“strike it rich!”
Welcome to the Pala Chief Mine! Located in beautiful Pala, California the Pala Chief is one of the oldest gem mines in San Diego County, and is one of the only historic mines still being actively worked in the hunt for American gemstones. The deposits here were discovered in May 1903, and the mine produced large amounts of tourmaline, most of which was shipped to China for the carving trade. It was also the primary discovery site of the purple gem variety of spodumene known as kunzite, and the first true source of gem-quality kunzite. Significant quantities of kunizte were mined from the Pala Chief and much of it went to Tiffany's to be cut into fine gemstones. Even today, the kunzite from Chief Mountain is considered by many to be the finest in the world. Currently the mine is being assessed and updated with plans to fully develop it in the search for gemstones and mineral specimens for the collector. The Pala Chief Mine is owned by Oceanview Mines, LLC and is not open to the general public except for special fee digs held in the cooler fall, winter and spring months. You can see what dates are open and sign up for a Pala Chief Dig by selecting the "Sign up to Dig!" item in the Pala Chief Digs drop-down menu. If you want to screen for gems, Oceanview Mines has a regular fee dig that allows the public to screen through the dump material from the Oceanview Mine. You can learn more about that fee dig at www.digforgems.com.
There's something that, to this day, is super alluring about the idea of finding buried treasure... but what if you could go to a place where you were almost guaranteed to dig up something of value? Welcome to Pala Chief Mine in California, where you're welcome to dig up and take home as much world-class kunzite, tourmaline, and aquamarine (among other precious and semi-precious gems) as you can carry... and these aren't just little chips of stone; they're massive hunks of gem!
It'll cost you an up-front fee of $75 to get in, you'll have to sign up for a scheduled tour which requires some hiking to reach the hillside, and you'll need to bring your own equipment, but once you reach the mines, it's a free-for-all on the stones. If you're lucky, you'll be able to find kunzite, which is usually a pale pinkish violet that was originally discovered here at Pala Chief (the mine used to provide Tiffany's with their kunzite), pink and green tourmaline (much of which was shipped to China for carving) and even aquamarine and giant chunks of quartz. So pretty! You're allowed two 5-gallon buckets to fill up and take with you, so get ready for some heavy lifting.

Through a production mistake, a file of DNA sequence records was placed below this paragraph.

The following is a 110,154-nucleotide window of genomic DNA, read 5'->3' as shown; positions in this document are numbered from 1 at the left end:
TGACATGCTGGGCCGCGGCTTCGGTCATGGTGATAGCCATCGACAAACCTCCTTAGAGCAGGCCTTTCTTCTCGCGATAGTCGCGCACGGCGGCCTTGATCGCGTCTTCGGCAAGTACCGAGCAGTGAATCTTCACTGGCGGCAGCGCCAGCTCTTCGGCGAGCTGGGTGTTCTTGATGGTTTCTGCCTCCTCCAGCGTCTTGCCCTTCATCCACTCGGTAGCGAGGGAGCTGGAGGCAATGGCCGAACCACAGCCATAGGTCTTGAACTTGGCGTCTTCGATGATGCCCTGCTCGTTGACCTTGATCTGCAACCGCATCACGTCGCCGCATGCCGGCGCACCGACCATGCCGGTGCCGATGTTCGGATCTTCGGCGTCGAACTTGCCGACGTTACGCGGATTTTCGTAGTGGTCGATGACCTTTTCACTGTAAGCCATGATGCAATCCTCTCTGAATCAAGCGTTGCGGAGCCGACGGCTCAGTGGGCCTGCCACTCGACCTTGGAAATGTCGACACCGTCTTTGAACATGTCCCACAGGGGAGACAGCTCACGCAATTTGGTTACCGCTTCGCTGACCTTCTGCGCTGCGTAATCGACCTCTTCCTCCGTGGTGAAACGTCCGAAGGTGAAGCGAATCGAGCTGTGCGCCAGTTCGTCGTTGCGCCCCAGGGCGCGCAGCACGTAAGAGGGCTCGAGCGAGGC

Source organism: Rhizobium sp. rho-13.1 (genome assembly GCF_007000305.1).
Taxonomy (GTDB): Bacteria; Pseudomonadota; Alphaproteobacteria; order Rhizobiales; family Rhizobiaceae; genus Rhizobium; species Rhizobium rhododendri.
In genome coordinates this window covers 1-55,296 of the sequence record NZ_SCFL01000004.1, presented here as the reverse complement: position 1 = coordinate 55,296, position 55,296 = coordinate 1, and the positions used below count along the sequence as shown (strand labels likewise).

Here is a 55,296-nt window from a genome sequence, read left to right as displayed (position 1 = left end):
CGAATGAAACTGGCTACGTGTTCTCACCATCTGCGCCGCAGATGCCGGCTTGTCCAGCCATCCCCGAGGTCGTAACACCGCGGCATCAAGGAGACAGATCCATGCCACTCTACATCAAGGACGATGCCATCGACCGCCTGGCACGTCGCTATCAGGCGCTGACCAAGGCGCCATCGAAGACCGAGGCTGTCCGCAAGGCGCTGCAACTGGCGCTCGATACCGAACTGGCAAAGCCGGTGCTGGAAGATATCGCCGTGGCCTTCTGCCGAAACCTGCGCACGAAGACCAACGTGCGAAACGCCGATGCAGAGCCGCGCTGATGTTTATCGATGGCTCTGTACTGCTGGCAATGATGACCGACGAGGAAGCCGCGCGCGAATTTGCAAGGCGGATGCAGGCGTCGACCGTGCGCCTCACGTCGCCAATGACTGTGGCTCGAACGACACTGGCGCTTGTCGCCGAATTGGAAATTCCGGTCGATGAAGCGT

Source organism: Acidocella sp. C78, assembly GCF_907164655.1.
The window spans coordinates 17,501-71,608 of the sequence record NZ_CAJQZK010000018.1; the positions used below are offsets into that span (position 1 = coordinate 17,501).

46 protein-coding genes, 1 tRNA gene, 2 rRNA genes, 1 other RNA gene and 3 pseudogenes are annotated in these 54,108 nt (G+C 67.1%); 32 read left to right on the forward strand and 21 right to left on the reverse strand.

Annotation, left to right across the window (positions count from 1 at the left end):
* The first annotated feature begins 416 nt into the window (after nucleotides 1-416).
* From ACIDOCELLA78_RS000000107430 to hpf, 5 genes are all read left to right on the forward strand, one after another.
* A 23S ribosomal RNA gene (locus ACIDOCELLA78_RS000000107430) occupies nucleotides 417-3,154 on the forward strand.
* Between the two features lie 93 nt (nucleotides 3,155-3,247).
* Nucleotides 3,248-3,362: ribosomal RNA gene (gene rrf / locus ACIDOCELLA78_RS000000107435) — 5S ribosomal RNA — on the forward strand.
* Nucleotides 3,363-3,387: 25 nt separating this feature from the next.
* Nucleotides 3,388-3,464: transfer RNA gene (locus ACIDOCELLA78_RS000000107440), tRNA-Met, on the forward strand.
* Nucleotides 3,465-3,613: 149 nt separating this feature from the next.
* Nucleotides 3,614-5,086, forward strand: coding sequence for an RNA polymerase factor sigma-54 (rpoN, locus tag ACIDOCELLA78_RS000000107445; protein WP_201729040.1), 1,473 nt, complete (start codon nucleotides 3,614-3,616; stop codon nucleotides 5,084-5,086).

The Pala Chief Mine opened in 1903, shortly after the gem deposits were discovered, and cranked out jewels until the collapse of the gemstone market in 1914. After that, it was only sporadically mined, and many smaller (but still good sized) specimens were overlooked by old-timey miners... so the odds of finding something are pretty good! Plus, they're actually expanding the mines, always digging up new gems for visitors to take home. The tours run on assorted weekends from the fall through the late spring, so keep your eyes peeled on their website for dates!
It's more "advanced" since you have to bring your own equipment and hike, and you can only go as part of a tour group, but the quality and size of the stones in unbeatable!
Another local 'gemming' place is Gems of Pala. My contact was a Mr. Sheppard. If my memory serves it wasn't quite so pricey. There was a slag heap near a tent w/o sides. You scooped your own pail and proceeded to sort at a personal sifter tray. VERY hot work! Bring Water!! 2+ hours of work and I had nothing to show for it -- but somehow the kids found plenty! It was fun to watch them run around and show off their finds to everyone. The area IS in the back of beyond.
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Pala Chief Mine
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Credit Cards not Accepted
Not Wheelchair Accessible
No Public Restrooms